5- The aforementioned Magic by England's Pilot, charting for the second week at 78.
4- Debuting at 80, one of my classics, America and Sister Golden Hair.
3- After a month of climbing, Michael Murphy's Wildfire is at 85.
2- Debuting at 87, Ray Steven's Misty.
And at #1-
Roger Whitaker's The Last Farewell, after three weeks sitting at 89.
Now that puts me in mind of this week's version of the truly odd station. CKLW has the onus fall on them this round. Despite being one of the ones that voted for this week's #1 song (which will remain nameless), they had, as I said earlier, the Doobies' Black Water at 2 (and it just dropped out of the national top 40), Olivia Newton-John's Have You Never Been Mellow (which just missed the #4 slot, and was 7 nationally), The Last Farewell, the lowest of the Bottom's Up crew, was their #4, and their fifth song was a tune at #27 on Cashbox- Freddie Fender's Before The Next Teardrop Falls.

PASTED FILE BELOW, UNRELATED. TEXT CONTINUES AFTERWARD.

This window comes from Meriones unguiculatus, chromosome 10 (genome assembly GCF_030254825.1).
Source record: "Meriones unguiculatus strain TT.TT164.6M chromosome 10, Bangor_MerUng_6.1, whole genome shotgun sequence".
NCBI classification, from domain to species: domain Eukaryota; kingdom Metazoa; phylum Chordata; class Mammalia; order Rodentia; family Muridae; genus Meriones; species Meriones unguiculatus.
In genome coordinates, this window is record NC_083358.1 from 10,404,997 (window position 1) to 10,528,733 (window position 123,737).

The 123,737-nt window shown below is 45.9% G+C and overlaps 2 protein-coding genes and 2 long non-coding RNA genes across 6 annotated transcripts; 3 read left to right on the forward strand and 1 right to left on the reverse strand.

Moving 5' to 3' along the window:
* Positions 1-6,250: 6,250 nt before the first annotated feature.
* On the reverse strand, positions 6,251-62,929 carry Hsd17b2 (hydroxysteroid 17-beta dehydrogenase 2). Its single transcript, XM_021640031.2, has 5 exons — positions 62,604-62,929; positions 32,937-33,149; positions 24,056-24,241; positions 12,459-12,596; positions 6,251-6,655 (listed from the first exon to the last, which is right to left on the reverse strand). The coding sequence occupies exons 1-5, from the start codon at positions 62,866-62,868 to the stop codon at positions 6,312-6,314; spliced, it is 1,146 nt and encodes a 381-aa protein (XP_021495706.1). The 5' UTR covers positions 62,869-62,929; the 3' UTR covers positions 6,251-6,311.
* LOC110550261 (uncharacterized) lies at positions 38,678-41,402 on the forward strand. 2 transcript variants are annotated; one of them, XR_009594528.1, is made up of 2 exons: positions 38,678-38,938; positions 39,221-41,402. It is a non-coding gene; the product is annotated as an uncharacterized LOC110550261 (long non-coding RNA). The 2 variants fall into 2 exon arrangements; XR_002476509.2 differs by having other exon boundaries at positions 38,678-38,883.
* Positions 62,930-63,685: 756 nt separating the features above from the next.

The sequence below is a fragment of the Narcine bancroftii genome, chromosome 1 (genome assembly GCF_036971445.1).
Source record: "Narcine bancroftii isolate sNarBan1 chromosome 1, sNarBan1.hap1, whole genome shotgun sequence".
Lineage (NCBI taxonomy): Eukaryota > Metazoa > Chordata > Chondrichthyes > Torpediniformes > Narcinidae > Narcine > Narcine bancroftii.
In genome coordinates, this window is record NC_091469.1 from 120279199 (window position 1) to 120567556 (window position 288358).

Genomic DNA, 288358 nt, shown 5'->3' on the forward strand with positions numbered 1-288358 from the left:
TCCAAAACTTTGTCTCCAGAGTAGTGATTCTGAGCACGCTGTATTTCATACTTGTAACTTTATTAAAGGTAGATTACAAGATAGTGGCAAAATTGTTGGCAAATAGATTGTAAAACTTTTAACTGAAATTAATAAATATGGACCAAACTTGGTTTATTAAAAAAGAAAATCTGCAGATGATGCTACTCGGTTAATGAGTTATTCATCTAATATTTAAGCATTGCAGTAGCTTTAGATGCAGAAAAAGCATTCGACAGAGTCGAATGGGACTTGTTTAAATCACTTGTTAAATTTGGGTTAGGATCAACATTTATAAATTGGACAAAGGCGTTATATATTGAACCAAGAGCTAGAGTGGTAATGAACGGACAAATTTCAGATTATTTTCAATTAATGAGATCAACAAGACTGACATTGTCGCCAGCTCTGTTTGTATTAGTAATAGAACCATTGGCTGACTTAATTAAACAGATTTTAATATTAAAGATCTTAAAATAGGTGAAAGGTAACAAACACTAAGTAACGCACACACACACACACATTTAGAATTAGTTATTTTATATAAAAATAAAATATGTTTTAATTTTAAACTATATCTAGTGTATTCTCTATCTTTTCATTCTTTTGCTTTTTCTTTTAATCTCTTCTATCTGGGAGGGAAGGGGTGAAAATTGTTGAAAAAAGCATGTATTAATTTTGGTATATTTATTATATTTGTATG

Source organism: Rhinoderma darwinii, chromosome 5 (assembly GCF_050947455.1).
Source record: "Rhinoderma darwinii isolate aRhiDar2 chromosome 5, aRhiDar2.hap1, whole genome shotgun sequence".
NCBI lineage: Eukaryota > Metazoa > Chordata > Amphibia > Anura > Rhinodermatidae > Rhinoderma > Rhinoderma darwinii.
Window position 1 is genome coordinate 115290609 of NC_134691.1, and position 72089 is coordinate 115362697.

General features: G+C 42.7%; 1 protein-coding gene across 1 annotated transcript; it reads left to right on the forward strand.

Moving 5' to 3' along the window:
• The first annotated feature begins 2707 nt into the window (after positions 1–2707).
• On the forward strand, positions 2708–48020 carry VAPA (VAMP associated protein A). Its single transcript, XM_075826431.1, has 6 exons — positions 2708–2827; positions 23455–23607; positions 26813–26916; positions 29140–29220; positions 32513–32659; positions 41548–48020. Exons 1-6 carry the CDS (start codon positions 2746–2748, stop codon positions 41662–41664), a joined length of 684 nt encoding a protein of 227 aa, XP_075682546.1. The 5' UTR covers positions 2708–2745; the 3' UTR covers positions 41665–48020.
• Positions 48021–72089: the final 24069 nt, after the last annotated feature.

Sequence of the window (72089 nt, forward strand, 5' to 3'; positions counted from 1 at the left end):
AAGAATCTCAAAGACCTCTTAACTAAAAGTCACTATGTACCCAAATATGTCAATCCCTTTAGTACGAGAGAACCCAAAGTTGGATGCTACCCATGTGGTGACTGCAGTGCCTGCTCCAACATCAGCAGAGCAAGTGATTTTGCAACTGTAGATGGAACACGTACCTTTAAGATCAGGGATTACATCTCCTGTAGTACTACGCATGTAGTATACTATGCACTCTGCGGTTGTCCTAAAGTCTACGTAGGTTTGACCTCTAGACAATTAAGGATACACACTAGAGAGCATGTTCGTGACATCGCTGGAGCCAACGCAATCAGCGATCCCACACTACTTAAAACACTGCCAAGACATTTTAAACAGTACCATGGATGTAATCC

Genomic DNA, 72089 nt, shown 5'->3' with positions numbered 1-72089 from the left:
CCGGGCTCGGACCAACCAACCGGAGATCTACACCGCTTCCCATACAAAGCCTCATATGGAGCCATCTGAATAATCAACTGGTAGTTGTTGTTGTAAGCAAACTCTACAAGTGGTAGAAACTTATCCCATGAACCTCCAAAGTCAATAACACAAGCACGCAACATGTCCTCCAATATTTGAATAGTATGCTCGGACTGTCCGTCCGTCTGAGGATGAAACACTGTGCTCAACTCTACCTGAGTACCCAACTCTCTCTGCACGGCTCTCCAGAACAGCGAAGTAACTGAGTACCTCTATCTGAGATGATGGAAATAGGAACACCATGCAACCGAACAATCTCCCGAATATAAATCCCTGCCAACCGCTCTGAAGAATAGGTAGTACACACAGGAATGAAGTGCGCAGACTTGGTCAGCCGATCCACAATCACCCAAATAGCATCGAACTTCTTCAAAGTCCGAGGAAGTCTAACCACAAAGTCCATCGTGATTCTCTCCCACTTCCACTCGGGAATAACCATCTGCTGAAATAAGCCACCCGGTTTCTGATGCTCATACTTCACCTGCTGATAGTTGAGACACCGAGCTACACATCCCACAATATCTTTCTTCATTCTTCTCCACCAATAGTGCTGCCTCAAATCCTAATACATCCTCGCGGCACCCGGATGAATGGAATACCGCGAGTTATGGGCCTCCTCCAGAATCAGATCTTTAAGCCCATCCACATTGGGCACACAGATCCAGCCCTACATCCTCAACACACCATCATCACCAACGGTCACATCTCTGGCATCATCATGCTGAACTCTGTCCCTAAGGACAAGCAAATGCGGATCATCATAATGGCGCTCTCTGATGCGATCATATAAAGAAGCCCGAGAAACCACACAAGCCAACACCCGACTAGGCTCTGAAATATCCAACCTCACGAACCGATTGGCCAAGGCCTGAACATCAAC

The Unknown Song for this week is a song that would eventually rise to #15 nationally- but was #53 this week. But it made #5 in Chicago despite it's 7-minute playtime. It was the last top forty for the Jackson Five- they would move soon after from Motown to Epic, where they would mature into the Jacksons. Here is a shorter version from Cher's variety show:
As the Jackson 5, they charted 13 songs in the top 20... as the Jacksons, they had five. Conversely, Michael had 4 top 20s before the switch solo... and 27 after.
Our six degrees begins with the possibility of Janis Joplin naked. Interested?